- Advertisement -
  • Most Commentedmost commented up
  • Most Emailedmost emailed up
  • Popularmost popular up
- Advertisement -

« News Home

City school teachers point to disparity

Published: Wed, August 14, 2013 @ 12:08 a.m.

By Denise Dick



City schoolteachers say they and the administration are supposed to be working together for the betterment of the district, but that isn’t happening.

About 70 teachers, many clad in bright yellow YEA (Youngstown Education Association) United T-shirts, showed up Tuesday outside the Ward Building where the school board meets. The teachers believed the meeting started at 6 p.m., but during the summer, the caucus session begins at 4:30 p.m. with the regular meeting immediately following.

“We’ve agreed to changes in the health-care plan and we’re willing to pay our fair share,” said Helen Matusick, labor-relations consultant with the Ohio Education Association.

Superintendent Connie Hathorn said another bargaining session between the board and union is set for Thursday. He said the district will be ready for the start of the school year Sept. 3.

Both sides have agreed not to discuss specifics of negotiations.

Matusick said the district has received more state money this year with even more expected next year.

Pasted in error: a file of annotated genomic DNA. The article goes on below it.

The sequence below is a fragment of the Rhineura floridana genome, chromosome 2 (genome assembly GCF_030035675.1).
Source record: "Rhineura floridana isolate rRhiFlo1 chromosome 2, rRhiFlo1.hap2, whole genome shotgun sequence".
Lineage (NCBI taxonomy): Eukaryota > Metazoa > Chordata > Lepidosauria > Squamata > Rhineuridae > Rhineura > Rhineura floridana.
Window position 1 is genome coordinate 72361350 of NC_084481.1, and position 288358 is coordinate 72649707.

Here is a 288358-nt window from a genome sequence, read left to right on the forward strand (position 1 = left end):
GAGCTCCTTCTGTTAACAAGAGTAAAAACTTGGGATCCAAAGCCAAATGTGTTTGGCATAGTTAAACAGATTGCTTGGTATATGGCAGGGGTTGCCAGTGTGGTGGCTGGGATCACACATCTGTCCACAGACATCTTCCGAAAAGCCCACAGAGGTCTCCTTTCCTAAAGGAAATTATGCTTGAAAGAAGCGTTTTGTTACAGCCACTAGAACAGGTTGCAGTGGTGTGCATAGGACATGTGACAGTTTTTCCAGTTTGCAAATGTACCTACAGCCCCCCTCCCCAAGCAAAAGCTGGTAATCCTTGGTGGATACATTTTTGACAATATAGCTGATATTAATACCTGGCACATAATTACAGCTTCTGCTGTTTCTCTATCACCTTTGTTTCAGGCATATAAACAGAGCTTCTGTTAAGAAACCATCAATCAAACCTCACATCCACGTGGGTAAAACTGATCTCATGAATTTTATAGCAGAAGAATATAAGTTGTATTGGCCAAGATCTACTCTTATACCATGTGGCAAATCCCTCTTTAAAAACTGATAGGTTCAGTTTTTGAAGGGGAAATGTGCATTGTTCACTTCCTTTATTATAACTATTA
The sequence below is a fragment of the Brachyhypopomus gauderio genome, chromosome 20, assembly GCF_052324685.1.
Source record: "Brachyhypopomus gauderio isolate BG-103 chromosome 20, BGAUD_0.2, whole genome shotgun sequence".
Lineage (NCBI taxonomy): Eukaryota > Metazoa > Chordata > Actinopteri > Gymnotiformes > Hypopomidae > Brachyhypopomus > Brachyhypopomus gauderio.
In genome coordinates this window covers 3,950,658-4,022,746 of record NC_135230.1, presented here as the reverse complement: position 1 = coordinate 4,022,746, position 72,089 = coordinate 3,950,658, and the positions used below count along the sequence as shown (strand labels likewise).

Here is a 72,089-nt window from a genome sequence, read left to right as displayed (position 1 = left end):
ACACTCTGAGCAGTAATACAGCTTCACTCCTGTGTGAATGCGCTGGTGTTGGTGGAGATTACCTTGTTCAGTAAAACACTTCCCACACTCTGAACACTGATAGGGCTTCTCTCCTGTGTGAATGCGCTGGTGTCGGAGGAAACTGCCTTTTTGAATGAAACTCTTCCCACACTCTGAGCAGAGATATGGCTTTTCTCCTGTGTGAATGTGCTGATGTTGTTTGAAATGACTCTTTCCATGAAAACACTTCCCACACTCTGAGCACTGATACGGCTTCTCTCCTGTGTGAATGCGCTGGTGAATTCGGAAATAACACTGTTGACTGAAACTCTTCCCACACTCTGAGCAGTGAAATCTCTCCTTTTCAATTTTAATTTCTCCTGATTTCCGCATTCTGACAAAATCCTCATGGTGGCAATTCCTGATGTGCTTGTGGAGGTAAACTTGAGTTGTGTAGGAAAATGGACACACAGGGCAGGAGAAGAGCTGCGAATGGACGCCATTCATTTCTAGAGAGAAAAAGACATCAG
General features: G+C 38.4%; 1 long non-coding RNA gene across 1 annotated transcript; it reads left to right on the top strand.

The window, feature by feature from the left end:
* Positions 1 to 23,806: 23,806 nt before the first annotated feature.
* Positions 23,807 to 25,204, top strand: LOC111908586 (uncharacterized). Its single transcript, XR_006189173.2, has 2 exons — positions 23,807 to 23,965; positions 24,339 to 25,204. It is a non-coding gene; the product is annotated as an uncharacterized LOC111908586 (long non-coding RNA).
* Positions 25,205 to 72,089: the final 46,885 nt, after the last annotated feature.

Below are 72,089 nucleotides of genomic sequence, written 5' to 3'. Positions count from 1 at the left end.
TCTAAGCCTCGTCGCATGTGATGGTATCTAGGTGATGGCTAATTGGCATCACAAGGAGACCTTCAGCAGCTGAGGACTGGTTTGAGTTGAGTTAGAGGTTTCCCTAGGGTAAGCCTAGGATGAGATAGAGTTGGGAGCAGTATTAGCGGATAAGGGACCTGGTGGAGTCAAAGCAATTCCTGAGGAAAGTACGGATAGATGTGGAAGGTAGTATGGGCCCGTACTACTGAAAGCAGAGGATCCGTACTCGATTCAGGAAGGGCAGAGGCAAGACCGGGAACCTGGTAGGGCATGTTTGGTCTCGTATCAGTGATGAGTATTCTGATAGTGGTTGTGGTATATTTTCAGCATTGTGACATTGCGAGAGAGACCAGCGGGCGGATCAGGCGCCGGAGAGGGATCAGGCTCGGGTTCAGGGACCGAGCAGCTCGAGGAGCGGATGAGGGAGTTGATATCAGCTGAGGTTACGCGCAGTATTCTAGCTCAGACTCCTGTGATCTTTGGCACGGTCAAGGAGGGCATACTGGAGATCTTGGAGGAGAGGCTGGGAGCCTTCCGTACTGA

Jan Pentz, a member of the executive board for the roughly 525-member YEA, pointed out that members of the administration received raises this year, some of them as high as 7 percent.

“If the district doesn’t have any money, how can they give 7 percent raises? Fourteen percent over two years?” she said.

Matusick also pointed to the amount the district pays its attorney — about $650,000 over 18 months, she said.

Teachers, whom Pence describes as the engine of a school district, agreed in past contracts to forgo raises to help the district as it struggled with financial difficulties. Health-care costs to teachers were kept low as part of those deals.

Because retirement takes into account an employees three highest years’ pay, by forgoing those raises, they lost out on retirement pay, Pentz added.

Beginning teachers earn $29,885, while senior teachers, or those with 24 years of service and a doctorate, earn about $66,000 annually. The average teacher salary is $53,355.

The last three-year contract provided 1 percent pay increases each year. That followed seven years of freezes on base pay.

“When I started in the district, this was the highest-paid district in the county,” Pentz said. “Fifteen years later, there’s only one district that’s less than us.”

For health insurance, teachers pay 1.225 percent of their salary for family or 0.65 percent of their salary for single coverage.

At the board session, treasurer James Reinhard said early estimates point to the district’s receiving $81 million from the state in fiscal year 2014 compared with fiscal year 2013, when it received $77 million. For fiscal year 2015, the district is on tap to receive $89 million from the state, but that amount could go down if the district loses students.